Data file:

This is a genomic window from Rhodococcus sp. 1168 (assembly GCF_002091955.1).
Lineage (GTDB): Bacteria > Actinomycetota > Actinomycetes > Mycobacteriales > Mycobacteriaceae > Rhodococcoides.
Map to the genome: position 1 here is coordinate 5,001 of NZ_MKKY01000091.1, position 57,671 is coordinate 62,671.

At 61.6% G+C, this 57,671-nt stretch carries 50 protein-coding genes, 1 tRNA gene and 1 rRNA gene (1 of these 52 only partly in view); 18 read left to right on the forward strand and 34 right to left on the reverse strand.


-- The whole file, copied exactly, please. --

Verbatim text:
This is a genomic window from Rhodococcus sp. 1168 (assembly GCF_002091955.1).
Lineage (GTDB): Bacteria > Actinomycetota > Actinomycetes > Mycobacteriales > Mycobacteriaceae > Rhodococcoides.
Map to the genome: position 1 here is coordinate 5,001 of NZ_MKKY01000091.1, position 57,671 is coordinate 62,671.

At 61.6% G+C, this 57,671-nt stretch carries 50 protein-coding genes, 1 tRNA gene and 1 rRNA gene (1 of these 52 only partly in view); 18 read left to right on the forward strand and 34 right to left on the reverse strand.